From single-handedly running Reddymade Architecture’s first project for Wellspring Capital Management, to designing a prototypical recovery room based on principles of neuro-aesthetics, Suchi Reddy is building a body of work that is dynamic, relevant, and a step ahead of everyone else. The CARE room, which was developed in collaboration with the International Arts + Minds Lab at The Brain Sciences Institute at Johns Hopkins University, was her first conscious foray into neuro-aesthetics. She then collaborated with Google, Muuto and the International Arts + Minds Lab at Johns Hopkins University on an experimental installation for the Salone del Mobile design festival in Milan. Now delving further into the field – ‘the study of beauty acting on the brain’, as she defines it - Reddy has been appointed the chair of Plym Distinguished Visiting Professor in the School of Architecture at the University of Illinois at Urbana-Champaign, for the Fall 2019 term.
Over the phone from her New York office, Reddy talks to STIR about her career, her design philosophy, and how she chooses projects that matter the most.
Avantika Shankar (AS): Would you say you have a signature style?
Suchi Reddy (SR): The idea of style is one that I find fairly problematic, but I would say I have a signature sensibility. It is a question of really sensing what is right for the client - and it's modern, it's warm, it's usually relatable. I have been fortunate to learn so much from the people that I worked for… I don't think I took away a sense of someone's style. What I did take from the people that I have worked with, who have shown me the possibilities that architecture offers, is a way of thinking. The reason why we are architects is that we want to do things that serve and uplift the people that we work for. And if that is not an option, if we are not achieving that in some way, then we are failing.
AS: What attracts you to a project?
SR: There are spaces that inspire, and there are spaces that don't. I have to sense that there is a vision and that people want to achieve something. Sometimes clients come to you and they just want you to solve a problem. That can be interesting if the problem is really interesting. But sometimes, it is just a pedestrian problem and there is no need for the kind of thinking and the kind of attention to detail that we bring to things. So I do look at it from that perspective, to see if there is something we can bring to the problem that is different. For example, when I was asked to look at a prototypical hospital room that can help children recover faster - there is no better reason than that to work.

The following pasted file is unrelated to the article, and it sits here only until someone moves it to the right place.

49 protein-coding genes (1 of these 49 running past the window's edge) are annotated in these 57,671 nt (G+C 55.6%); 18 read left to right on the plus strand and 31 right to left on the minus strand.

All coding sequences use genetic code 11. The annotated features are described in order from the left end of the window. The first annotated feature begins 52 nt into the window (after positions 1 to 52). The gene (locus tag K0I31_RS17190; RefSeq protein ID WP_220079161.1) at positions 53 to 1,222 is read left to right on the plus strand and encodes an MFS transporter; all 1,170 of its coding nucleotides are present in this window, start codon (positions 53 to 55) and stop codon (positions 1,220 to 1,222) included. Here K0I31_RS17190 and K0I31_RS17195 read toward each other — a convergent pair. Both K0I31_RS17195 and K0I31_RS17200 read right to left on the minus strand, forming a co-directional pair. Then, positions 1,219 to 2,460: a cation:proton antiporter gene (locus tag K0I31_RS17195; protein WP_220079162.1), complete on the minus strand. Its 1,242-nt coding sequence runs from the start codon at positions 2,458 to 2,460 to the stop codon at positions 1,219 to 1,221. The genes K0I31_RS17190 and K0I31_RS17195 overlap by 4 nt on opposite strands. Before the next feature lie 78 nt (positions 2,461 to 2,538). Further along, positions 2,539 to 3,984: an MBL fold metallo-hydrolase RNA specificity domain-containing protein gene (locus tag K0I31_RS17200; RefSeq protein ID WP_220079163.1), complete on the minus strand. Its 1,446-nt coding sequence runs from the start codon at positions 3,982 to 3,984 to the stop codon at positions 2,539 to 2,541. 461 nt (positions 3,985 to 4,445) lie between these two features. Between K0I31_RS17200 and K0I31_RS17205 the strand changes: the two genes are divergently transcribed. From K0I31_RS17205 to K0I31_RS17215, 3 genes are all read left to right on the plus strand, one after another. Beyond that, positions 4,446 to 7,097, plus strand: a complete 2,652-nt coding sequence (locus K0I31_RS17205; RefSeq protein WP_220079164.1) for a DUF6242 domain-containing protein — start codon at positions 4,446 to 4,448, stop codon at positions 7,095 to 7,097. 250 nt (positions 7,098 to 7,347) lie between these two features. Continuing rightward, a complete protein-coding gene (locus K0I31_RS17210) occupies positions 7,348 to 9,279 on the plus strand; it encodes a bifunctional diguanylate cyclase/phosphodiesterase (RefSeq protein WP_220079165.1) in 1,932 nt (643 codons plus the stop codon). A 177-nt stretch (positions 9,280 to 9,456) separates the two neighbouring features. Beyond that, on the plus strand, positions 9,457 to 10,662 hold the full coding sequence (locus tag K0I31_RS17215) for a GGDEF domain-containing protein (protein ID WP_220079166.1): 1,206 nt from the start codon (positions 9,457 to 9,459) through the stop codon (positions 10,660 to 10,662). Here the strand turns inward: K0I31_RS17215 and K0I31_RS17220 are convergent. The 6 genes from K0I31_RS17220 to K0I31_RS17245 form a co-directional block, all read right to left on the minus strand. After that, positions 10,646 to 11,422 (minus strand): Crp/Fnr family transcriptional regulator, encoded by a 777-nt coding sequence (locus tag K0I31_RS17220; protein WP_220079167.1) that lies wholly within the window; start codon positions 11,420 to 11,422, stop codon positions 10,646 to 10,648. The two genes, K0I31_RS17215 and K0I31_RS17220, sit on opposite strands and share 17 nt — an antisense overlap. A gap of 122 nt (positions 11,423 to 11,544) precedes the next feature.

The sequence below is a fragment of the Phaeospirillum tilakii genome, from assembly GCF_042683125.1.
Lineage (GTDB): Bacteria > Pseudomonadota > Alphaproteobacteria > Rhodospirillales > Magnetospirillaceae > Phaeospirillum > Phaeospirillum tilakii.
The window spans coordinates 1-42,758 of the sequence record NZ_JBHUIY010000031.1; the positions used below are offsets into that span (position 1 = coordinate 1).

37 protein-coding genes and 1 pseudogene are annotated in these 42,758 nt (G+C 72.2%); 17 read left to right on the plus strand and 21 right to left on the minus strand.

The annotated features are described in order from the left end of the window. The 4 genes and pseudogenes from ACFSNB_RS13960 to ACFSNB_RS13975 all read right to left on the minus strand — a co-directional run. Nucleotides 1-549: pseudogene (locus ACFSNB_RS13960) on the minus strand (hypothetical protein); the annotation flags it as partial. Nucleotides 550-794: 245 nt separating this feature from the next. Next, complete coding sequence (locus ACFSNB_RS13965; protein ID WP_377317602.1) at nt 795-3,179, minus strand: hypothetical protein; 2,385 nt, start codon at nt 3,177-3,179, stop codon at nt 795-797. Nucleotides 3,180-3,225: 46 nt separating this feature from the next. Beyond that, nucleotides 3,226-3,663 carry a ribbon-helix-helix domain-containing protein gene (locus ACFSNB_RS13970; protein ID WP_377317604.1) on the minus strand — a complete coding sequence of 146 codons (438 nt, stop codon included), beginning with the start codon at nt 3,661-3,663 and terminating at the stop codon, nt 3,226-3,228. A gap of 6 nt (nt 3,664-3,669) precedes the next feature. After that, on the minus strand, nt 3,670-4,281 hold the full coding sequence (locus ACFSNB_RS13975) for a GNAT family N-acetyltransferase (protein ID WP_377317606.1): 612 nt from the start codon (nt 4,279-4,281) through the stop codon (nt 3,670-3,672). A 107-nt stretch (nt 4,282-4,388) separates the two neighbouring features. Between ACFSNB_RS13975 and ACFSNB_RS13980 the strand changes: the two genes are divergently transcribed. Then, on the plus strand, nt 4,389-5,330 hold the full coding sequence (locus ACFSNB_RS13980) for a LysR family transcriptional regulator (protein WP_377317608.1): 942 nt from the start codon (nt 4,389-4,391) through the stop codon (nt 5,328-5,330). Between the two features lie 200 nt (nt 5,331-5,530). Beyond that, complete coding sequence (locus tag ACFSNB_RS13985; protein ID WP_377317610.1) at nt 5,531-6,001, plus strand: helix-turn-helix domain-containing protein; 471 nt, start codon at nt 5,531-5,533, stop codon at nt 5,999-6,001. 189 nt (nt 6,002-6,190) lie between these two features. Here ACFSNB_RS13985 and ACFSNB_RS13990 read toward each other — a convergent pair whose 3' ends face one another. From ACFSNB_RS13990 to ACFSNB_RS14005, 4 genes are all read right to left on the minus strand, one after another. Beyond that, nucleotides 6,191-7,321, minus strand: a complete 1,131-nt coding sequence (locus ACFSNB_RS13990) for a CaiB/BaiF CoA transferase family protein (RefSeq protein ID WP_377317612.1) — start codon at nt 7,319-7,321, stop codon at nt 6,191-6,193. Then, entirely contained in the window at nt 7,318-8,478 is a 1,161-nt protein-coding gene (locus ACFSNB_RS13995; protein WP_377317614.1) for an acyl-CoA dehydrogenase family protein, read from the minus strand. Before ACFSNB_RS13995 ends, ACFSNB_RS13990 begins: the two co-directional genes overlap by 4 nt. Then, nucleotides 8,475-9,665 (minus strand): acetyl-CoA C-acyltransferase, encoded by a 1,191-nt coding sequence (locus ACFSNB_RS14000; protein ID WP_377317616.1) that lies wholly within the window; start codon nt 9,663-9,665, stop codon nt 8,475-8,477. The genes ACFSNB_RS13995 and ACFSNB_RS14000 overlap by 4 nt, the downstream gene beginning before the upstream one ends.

AS: What was your first project that dealt with neuro-aesthetics?
SR: Designing recovery rooms was our first concrete project in which we said, neuro-aesthetics is what we were doing… but kind of subconsciously I have been doing this for as long as I have worked. Around the same time, we were redesigning our office, and I was doing the same thing, where I was really trying to look at, how does this space make you feel? You walk in and you have this white corridor, it is like this palate cleanser of a space, it calms your mind down. Then on the one end of the office we have this anamorphic graphic of a cube: I wanted to do something that challenges you a little bit to think. And then on the other side, we did this wall of boxes that create this kind of fractal image. There is certainly a lot of science behind how you see patterns in nature and why fractals are very important and soothing to the brain. This comes, I think, also, from living in India. I would attribute it very much to my upbringing and the fact that growing up in India is a very sensually rich experience, and I think it certainly leaves its mark.
AS: What are some of the projects you are currently working on?
SR: I am really excited about this house in Rhode Island that we are building a tower addition to. It is a wonderful site, it sits on top of a rock. By adding a tower to it, we are giving the client all these vistas and views so you have this experience of the site that is completely different than you did before. Another house in New Jersey (designed based on vaastu shaastra) will be complete by the end of August. There is a project in Red Hook, Brooklyn, which will be a not-for-profit space on the ground floor with a residential space above. And finally, we are designing a house in Virginia where we are keeping neuro-aesthetics front and centre. It is a really nice creative time in the office, where it is like how creative can we be, all the time. It is an absolutely wonderful thing for a design studio, to feel that way.
Whether it is for social justice and welfare, or simply for the benefit of a more aesthetic world, Reddy’s work is about making a difference. As her exhibition at this year’s Salone del Mobile design festival indicated, she is one among an increasing number of architects responsible for creating a smarter, more spatially aware generation. As a successful Indian woman in New York city, Reddy is a trailblazer in more ways than one - and her career is a testament to the evolving, dynamic nature of design and its widening scope of possibility.